Pancreatic cancer is a vicious disease that attacks its victims with great speed, is hard to detect, and for which meaningful therapies are nearly nonexistent. Getting chemo drugs to reach pancreatic tumor cells with precision is a challenge. To overcome this, researchers at Rice University and MD Anderson Cancer Center have been testing a method that relies on carbon nanotubes to deliver chemo precisely into cancer cells, and then onward into the cells’ nuclei.
The scientists used a technique called functionalization, which allows chemo agents to be attached to the nanotubes. Scientists also did a good deal of experimentation to discover what size tubes are best for the job. Turns out that 50 nanometers in length was ideal.
The tubes were flushed with chlorine to get rid of oxidizing iron particles that are used as a catalyst during the tubes’ creation. Additionally, the nanotubes had a polyethyleneimine (PEI) coating added to their surface, helping the tubes disperse and pass through cells walls and into the nucleus. Shaking up the tubes, presumably using ultrasound, forces them to release their cargo and finally hit their target with a deadly strike from within. The researchers plan to begin testing the new technology on mice who will have allografts of human tumors transplanted into them.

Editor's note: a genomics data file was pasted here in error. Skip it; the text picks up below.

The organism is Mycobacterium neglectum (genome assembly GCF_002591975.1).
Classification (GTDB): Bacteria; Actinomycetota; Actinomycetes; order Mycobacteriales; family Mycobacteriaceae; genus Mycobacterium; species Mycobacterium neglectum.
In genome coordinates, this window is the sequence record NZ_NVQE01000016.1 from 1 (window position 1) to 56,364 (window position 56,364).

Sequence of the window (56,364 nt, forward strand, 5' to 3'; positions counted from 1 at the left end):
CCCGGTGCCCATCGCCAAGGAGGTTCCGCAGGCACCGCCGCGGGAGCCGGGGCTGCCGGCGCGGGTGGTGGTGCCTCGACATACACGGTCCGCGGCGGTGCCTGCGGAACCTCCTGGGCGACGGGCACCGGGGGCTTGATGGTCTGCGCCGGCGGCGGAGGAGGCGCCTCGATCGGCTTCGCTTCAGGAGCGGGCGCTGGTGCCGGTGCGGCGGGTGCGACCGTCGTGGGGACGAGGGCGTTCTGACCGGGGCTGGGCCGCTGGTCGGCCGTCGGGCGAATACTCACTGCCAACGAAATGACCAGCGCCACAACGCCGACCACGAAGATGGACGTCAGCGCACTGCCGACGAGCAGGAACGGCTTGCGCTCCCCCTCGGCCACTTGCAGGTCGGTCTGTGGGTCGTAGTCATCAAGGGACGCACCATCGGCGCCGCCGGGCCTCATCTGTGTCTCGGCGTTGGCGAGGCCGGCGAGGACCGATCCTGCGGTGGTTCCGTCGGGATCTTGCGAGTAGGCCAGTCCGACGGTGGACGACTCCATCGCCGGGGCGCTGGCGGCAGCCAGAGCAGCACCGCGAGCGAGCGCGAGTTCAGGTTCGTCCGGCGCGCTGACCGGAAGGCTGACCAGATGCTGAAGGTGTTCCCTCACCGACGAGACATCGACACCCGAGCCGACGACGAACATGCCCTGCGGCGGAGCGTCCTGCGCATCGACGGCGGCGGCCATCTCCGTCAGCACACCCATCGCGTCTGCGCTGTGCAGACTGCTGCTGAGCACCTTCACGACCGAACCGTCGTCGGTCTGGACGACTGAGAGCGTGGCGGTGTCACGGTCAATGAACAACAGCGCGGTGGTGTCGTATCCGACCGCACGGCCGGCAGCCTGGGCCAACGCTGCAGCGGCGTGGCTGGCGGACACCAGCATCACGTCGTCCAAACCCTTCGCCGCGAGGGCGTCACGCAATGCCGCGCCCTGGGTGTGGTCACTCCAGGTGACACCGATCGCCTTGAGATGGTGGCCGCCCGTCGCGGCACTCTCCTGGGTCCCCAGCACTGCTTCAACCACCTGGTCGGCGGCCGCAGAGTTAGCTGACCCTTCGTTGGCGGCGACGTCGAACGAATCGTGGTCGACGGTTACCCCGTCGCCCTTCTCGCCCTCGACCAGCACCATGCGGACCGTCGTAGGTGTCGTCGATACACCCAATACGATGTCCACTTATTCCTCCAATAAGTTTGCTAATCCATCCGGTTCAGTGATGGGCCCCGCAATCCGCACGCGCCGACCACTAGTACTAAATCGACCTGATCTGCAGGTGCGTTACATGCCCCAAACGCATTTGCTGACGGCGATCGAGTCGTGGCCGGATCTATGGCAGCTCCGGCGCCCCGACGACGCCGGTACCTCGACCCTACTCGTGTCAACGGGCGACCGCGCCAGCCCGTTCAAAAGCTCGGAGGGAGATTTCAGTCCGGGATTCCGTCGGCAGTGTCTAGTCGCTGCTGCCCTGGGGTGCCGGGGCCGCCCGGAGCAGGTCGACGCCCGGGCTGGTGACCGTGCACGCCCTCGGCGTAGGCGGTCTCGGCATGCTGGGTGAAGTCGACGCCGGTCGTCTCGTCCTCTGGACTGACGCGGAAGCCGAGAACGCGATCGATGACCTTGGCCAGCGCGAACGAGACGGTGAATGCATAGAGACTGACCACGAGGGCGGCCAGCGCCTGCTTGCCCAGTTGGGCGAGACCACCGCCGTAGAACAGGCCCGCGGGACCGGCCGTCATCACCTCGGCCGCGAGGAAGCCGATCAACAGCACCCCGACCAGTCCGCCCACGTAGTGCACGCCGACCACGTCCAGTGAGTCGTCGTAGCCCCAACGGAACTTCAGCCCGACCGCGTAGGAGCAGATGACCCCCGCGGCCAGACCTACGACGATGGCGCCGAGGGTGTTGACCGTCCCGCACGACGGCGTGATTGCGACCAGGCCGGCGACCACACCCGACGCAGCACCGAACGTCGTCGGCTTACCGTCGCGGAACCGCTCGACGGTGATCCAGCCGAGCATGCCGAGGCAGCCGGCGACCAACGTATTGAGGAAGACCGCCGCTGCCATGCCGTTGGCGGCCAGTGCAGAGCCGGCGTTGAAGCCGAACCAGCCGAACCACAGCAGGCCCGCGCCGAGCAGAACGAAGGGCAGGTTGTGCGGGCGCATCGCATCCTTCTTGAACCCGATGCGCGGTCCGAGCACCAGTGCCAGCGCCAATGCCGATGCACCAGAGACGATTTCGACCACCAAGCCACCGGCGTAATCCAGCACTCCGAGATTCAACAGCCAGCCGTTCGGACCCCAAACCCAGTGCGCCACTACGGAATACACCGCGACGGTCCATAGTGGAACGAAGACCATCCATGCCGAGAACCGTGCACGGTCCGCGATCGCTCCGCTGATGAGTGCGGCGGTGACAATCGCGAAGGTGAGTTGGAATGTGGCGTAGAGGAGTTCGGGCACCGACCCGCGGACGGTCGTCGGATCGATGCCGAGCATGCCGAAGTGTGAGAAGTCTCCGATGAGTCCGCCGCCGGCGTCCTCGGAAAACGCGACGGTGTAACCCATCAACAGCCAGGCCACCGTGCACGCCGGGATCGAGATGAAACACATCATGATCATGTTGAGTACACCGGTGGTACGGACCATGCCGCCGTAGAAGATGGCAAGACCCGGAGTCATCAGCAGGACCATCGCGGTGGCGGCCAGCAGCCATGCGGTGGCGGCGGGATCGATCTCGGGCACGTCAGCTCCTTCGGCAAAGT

Some details from the study abstract:
High quality single-walled carbon nanotubes (SWNTs) were obtained following a new purification procedure, based on using Cl2 gas at high temperature. Cl2-treated SWNTs were fluorinated and modified with branched polyethyleneimine (PEI) to afford covalently functionalised PEI-SWNTs, which were then tested for cytotoxicity both in vitro (HPNE and BxPC3 pancreatic cell lines) and in vivo (BxPC3 xenografts from nude mice) to establish that functionalization with lower molecular weight PEI (600 and 1800 Da) achieved higher cell viability in MTT assay. A shortened version of the nanotubes, PEI(1800)-cut-SWNT (1800 Da branched PEI), was also prepared and tested for cellular internalization in BxPC3 adenocarcinoma cell line. Laser confocal imaging of the cells after incubation in the presence of RhoB-PEI(1800)-cut-SWNT (covalently labelled with rhodamine B) indicates that the PEI(1800)-cut-SWNTs can reach both the cytoplasm and nucleus of pancreatic cancer cells.
Study in Journal of Material Chemistry B: Preparation and evaluation of polyethyleneimine-single walled carbon nanotube conjugates as vectors for pancreatic cancer treatment…
More from Rice: Short nanotubes target pancreatic cancer…